Options decisions around are due this week by Friday at 4pm CT, though some players have individual contract quirks that call for a sooner decision.
The biggest option decision for the Cubs this week is whether to pick up a $20 million 2019 option on soon-to-be 35-year-old lefty Cole Hamels, who saw his performance in Texas decline along with his velocity over the past two years, only for both performance and velocity to spike after a midseason trade to the Cubs. Complicating the decision is that, per the trade, the Rangers will be on the hook for the $6 million buyout if Hamels’ option is declined, meaning that the choice for the Cubs is full freight: either than want Hamels for next season at $20 million in AAV,* or they pass, and the buyout is paid by the Rangers. Per Bruce Levine, this decision is due by Thursday.
As we discussed at length earlier this offseason, the option call is not at all an easy decision for the Cubs. Although it was very clear that Hamels was reinvigorated by his trade to a contender, and a mechanical adjustment brought back some of his velocity, time gets everyone, and there’s no guarantee that 2019 Hamels will be the same guy as the Cubs had in the second half of 2018. There remains the risk that he’ll be the guy he was in 2017-18 with the Rangers (ERA approaching 4.50, terrifying peripherals), and that’s a guy you may not even want in the rotation, let alone be paying $20 million.
But Hamels *was* very good with the Cubs (2.36 ERA, good peripherals, good velocity, 76.1 innings), and given the questions throughout the Cubs rotation, it sure would be comforting to have Hamels guaranteed to be in the fold before going into free agency. Of course, as we explored in the Cubs’ payroll post, adding Hamels at $20 million would really force the Cubs up into the upper bounds of luxury tax penalties if they wanted to make any other significant additions this offseason.
To that end, I still tend to think the Cubs are going to try, try, try to get Hamels locked down on a multi-year deal with a lower AAV this week, if at all possible.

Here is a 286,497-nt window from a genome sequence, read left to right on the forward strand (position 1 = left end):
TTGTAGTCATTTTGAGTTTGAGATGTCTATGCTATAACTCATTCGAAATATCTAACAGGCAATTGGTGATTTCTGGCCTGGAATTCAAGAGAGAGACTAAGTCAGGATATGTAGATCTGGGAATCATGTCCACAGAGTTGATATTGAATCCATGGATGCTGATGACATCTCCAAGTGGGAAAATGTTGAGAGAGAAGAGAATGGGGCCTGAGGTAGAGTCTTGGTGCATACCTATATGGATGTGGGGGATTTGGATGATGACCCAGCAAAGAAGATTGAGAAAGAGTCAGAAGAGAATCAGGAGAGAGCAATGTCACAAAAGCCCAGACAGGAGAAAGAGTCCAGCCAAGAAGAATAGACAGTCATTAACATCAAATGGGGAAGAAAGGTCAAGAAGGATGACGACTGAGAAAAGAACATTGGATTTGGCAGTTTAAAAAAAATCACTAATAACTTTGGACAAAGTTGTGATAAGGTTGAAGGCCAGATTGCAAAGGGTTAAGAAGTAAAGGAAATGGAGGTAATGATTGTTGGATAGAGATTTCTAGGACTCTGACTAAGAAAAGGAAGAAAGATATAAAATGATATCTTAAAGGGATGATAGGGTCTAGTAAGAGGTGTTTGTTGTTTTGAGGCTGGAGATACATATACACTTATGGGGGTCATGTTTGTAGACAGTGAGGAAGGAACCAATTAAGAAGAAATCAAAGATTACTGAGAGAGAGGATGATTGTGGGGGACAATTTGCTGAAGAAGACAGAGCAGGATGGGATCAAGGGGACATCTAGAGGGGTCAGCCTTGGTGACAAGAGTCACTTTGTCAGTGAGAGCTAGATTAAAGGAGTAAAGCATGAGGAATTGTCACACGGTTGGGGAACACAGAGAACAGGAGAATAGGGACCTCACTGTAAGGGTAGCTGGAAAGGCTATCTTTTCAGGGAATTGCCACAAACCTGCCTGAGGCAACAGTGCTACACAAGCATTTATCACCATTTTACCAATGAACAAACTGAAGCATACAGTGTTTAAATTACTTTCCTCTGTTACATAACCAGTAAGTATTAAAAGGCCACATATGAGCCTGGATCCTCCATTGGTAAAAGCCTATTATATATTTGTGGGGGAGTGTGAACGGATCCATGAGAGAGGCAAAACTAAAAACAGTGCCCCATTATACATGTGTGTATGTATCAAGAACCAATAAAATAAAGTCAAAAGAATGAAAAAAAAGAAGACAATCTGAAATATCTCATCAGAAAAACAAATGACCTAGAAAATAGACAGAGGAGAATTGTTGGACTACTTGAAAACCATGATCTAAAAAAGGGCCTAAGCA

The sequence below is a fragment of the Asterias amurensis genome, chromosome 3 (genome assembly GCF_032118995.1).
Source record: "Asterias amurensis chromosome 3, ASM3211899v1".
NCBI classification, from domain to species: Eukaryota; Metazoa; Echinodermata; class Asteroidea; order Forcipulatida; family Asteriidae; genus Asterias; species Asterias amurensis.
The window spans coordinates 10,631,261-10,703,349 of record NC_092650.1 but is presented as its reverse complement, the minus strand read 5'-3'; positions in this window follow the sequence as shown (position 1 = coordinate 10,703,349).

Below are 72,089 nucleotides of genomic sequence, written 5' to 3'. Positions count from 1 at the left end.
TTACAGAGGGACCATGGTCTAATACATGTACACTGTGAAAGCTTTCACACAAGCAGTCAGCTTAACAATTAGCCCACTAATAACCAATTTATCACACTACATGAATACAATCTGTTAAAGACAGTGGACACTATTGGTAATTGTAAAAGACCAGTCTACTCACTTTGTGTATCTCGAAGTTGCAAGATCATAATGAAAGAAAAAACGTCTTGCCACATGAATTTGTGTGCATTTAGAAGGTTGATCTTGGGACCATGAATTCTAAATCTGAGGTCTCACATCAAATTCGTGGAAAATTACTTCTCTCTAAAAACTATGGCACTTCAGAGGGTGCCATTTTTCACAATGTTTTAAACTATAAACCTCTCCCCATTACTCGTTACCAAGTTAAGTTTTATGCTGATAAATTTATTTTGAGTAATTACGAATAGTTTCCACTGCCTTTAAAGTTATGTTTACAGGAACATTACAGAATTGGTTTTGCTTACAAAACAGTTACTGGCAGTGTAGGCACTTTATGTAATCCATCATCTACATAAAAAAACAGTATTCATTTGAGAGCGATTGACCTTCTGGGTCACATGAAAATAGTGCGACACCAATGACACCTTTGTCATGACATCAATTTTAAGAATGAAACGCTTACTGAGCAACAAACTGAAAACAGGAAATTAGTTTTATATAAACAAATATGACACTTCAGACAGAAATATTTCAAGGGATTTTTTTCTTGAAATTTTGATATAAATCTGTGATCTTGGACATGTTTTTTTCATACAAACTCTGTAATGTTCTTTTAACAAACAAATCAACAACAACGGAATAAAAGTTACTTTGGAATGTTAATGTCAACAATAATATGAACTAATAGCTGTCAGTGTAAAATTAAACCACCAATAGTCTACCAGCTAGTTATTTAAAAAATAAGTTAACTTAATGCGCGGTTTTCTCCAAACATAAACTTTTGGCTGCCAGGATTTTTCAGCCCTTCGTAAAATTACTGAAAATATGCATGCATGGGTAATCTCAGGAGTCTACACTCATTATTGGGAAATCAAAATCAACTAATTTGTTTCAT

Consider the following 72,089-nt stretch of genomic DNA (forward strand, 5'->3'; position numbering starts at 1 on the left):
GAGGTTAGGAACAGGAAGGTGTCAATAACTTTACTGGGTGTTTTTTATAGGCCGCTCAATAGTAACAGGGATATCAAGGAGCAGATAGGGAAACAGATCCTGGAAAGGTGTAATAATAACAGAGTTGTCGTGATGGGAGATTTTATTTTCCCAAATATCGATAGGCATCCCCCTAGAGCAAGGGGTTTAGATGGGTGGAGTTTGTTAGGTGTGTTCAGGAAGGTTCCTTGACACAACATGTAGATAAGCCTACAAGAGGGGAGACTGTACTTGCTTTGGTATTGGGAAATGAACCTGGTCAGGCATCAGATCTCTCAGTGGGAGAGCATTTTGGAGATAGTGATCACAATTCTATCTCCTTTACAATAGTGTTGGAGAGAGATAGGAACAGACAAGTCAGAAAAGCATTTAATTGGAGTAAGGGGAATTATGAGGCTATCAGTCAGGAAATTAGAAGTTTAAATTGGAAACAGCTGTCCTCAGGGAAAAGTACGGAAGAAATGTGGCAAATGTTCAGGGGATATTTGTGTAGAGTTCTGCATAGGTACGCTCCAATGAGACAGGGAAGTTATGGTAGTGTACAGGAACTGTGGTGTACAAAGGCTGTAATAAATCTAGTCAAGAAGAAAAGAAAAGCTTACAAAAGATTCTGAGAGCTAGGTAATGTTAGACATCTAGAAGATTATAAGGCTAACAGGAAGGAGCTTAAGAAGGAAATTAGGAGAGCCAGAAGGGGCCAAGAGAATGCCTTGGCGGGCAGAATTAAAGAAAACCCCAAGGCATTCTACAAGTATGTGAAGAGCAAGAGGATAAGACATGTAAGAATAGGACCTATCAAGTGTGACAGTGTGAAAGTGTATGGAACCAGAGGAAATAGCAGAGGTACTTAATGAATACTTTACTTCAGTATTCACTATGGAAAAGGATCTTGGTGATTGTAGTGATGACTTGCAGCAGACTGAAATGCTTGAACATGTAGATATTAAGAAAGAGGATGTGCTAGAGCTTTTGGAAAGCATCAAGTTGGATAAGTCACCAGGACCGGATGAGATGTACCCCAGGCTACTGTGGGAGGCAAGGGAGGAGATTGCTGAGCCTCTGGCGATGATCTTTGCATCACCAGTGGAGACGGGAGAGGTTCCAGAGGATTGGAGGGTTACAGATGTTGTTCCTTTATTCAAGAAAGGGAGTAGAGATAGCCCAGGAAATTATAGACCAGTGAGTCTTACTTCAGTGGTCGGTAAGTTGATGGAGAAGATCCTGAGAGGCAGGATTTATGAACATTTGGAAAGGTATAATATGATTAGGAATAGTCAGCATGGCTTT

Hamels’ agent told The Score that his side is not opposed to such a deal, but it also sounds like they are content to first wait for the option decision to be made. Understandable, as Hamels has little to gain by negotiating a favorable deal with the Cubs right now, on the eve of his very first foray into free agency. You could totally get why a guy might want a chance to see what’s out there for himself and his family – it may not be all about money at this point in his career.
My tentative guess as we sit here today is that no multi-year deal will be reached before Friday, the option will be declined, and the Cubs and Hamels will both say they’re open to negotiating a free agent contract. They’ll stay in touch. Maybe something will get worked out later in the offseason.
But, even as that’s my best guess based on the currently-available information, I still will hope that something gets done before Hamels actually reaches full-on free agency. While I don’t think there’s a monster contract out there for him, and while I don’t think the Cubs are totally screwed without him, it would still make me feel quite comforted on the starting pitching side of things if the Cubs had him locked down this week and could proceed with the rest of their offseason from there.
*While the luxury tax implications of the buyout situation remains something of a tricky business, I’m pretty sure a close read of the CBA gives the answer.
On pages 119-123, Article XXIII, Section (E)(5) describes how luxury tax calculations are made with respect to options contracts. The language is not exactly conversational English, but the gist is that it says when a player receives the buyout on a club option, that buyout does not count toward any luxury tax calculation – and that’s because the buyout was already considered guaranteed money back when the deal was signed, and the AAV was established for the years the deal covered. In other words, the team with the contract was already “paying” the buyout for luxury tax purposes. However, if the buyout *isn’t* actually ultimately paid out – i.e., the option is picked up – then two things happen: (1) the option is basically a whole new contract for that team, and the full AAV of that option counts for luxury tax purposes ($20 million for 2019, in the Hamels example); (2) the team(s) that “paid” the AAV of the buyout in previous years in their own luxury tax calculations get the amount that they paid taken OUT of their payroll for luxury tax purposes in that following year (Section (E)(5)(b)(ii)).
In other words, if the Cubs pick up the option on Hamels, they will be on the hook for a full $20 million AAV hit in 2019, while the Rangers and Phillies will get a portion of their 2019 luxury tax payroll deducted (the total deduction between the two teams would be $6 million). And, of course, the Rangers will not have to pay out the actual $6 million to Hamels. So the Rangers have two reasons to really hope the Cubs pick up the option.